Counterfeit Drug Detection

Counterfeiting drugs is a major problem in both developed and developing countries. It is prevalent in countries where drug regulation and enforcement are weak. Counterfeit drugs include drugs that either do not have any active ingredients, or have different active ingredients, or active ingredients with different strength compared to authentic drugs.

Counterfeit Drugs

Counterfeit Drugs. Image Credit: Billion Photos/

Impact of Counterfeit Drugs

As these drugs have different concentrations or kinds of active ingredients, they may have differences in quality and efficacy and also may not be safe to use. For example, in one case, the addition of diethylene glycol in counterfeit medicines led to the death of more than 500 people and most of them were children. Diethylene glycol can lead to disorders in the central nervous system, liver, and kidney failure.

In another such case, the sale of placebo pills as contraceptives led to several unplanned pregnancies. Thus, counterfeit drugs can have highly dangerous effects on the health and life of the users and also lessen the confidence of the public in the healthcare industry.

Combatting the Counterfeit Drug Trade: Ashifi Gogo at TEDxBoston

Factors Contributing to Counterfeit Drug Industry

Many factors facilitate the counterfeit drug industry. These include a lack of necessary legislation to regulate the manufacture and sale of drugs. Lack of a legal mandate to license and authorize drugs, labs for analytical testing, distribution of drugs through unlicensed agencies, and lenient penalties for violating the drug regulations can also promote the counterfeit drug industry. Also, when the demand exceeds supply, spurious drug supply may arise to fulfill the demands of the public users.

Tests to Detect Counterfeit Drugs

Thin Layer Chromatography (TLC)

TLC is one of the effective strategies to detect spurious drugs. Using TLC, one can detect substances present in the drug, the content of those substances, and impurities. Many of the drugs contain similar active ingredients but in lower doses. So techniques that only detect the active ingredients and not their levels may give false results.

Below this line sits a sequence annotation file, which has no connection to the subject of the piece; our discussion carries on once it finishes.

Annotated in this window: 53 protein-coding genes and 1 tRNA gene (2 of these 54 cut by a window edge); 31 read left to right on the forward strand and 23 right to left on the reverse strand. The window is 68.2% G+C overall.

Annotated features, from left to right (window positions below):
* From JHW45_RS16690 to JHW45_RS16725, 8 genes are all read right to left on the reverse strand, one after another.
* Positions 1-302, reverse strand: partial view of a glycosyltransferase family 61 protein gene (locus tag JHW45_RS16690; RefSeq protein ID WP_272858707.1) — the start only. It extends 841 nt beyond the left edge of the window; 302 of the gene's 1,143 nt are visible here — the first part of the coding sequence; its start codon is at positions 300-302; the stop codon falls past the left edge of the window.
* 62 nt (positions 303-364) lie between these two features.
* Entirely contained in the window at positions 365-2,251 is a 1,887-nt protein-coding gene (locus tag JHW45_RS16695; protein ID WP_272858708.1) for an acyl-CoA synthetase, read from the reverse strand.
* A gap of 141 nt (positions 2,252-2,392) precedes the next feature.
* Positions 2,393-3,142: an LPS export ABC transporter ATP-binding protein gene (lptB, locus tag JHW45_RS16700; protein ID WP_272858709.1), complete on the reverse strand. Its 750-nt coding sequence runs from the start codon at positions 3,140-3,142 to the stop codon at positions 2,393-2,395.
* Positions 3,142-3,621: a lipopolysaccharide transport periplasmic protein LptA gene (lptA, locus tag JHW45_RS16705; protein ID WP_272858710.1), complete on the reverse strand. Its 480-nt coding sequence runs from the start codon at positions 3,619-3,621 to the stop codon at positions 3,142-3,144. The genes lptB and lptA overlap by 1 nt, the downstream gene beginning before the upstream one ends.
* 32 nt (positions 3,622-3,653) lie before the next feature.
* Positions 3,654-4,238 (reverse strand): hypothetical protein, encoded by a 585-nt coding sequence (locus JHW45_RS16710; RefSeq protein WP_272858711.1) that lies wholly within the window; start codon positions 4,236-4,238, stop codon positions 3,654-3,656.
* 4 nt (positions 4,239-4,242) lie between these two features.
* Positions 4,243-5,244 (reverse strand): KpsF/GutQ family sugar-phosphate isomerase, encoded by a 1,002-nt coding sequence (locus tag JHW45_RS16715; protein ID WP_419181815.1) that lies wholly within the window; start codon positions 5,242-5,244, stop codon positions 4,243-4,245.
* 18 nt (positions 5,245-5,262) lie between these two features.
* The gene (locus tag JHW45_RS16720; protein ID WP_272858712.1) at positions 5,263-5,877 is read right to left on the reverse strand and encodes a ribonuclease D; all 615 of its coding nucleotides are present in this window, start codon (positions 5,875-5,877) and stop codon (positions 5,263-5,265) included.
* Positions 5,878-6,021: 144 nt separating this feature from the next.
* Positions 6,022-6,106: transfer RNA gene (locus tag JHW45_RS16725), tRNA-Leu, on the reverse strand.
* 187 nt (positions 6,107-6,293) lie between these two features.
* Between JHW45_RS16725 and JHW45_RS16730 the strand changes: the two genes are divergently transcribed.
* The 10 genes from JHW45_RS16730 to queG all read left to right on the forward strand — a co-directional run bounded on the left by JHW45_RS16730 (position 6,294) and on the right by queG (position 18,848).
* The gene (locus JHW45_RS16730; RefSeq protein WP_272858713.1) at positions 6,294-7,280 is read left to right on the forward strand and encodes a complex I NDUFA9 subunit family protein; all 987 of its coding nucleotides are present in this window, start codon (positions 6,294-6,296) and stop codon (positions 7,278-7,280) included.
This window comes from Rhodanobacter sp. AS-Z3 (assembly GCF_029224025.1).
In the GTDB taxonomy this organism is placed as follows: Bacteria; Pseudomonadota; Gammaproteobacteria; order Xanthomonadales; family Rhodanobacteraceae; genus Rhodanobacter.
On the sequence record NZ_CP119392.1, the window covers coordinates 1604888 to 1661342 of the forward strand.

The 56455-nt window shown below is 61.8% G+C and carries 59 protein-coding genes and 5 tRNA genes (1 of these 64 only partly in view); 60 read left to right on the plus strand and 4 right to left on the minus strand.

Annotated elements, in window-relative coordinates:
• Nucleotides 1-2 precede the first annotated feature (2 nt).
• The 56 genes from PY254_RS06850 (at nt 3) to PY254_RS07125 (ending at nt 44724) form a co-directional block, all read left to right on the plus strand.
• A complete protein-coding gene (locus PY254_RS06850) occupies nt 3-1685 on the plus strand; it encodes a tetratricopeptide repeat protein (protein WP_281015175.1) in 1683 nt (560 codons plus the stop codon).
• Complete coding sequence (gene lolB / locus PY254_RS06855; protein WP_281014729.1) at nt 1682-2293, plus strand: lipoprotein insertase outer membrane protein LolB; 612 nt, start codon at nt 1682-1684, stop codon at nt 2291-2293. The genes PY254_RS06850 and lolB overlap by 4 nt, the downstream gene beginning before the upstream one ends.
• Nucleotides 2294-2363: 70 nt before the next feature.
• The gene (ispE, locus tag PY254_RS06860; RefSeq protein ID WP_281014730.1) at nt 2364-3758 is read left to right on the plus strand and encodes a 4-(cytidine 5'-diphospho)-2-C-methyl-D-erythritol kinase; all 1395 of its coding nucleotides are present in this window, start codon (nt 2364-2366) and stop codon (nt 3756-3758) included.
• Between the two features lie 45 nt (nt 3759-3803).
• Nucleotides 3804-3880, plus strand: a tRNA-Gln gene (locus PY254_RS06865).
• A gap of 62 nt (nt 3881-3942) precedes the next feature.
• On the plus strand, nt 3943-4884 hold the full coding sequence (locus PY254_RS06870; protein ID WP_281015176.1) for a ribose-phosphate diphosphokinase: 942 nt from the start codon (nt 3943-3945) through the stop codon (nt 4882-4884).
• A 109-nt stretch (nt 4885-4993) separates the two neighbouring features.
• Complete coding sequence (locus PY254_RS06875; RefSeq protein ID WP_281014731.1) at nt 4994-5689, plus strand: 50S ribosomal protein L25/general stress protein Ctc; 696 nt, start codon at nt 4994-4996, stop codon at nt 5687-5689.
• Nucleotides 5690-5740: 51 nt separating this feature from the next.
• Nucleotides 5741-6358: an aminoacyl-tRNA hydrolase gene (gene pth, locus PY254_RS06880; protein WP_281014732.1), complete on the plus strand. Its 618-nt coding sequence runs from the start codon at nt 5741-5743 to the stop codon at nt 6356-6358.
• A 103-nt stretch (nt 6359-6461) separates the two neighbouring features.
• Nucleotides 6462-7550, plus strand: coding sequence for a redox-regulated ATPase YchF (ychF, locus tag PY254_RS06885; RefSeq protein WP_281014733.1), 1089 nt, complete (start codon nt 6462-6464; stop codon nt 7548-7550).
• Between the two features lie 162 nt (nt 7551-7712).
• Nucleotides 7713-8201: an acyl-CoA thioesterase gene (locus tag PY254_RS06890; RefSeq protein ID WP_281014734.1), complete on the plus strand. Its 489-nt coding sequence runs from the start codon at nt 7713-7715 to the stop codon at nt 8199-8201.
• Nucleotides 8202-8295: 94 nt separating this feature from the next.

Analytical Techniques

Advanced analytical techniques may be applied when the counterfeit products are also more sophisticated and require more sensitive tools to detect the active ingredients. These techniques include mass spectrometry, nuclear magnetic resonance, near-infrared spectrophotometer, among others. Techniques involving infrared spectrophotometer are easy to use, do not require a lot of space and sample preparation, and provide results within minutes. It is also portable.

Visual Inspection

Another quick and easy method to detect counterfeit products is a visual inspection. Careful visual inspection and comparison to the original product can be made with respect to the product, packaging, and its labeling. If the packaging, labeling, and physical appearance of the product (shape, size, color) seem different, it may indicate a spurious drug.

If there is no original product to compare, features such as tampered/different packaging and non-uniform coloring of the drug can also indicate that it may be counterfeit. Thus, legitimate manufacturers should provide an accurate description of the physical characteristics of the drug and its material to facilitate the visual assessment.

Implementation of these Tests

WHO provides simple test kits to analyze counterfeit drugs. Proper knowledge and training should be provided for implementing these tests. Methods such as TLC require qualified and expert personnel to perform the tests. Thus, inducting inexperienced personnel to carry out the tests may lead to false-positive or false-negative test results.

Also, as previously mentioned, the information regarding the visual characteristics along with the chemical of each drug should be made available. Also, these guidelines should be translated into local languages to avoid confusion

Further Reading

Last Updated: Feb 1, 2021

Dr. Surat P

Written by

Dr. Surat P

Dr. Surat graduated with a Ph.D. in Cell Biology and Mechanobiology from the Tata Institute of Fundamental Research (Mumbai, India) in 2016. Prior to her Ph.D., Surat studied for a Bachelor of Science (B.Sc.) degree in Zoology, during which she was the recipient of an Indian Academy of Sciences Summer Fellowship to study the proteins involved in AIDs. She produces feature articles on a wide range of topics, such as medical ethics, data manipulation, pseudoscience and superstition, education, and human evolution. She is passionate about science communication and writes articles covering all areas of the life sciences.  


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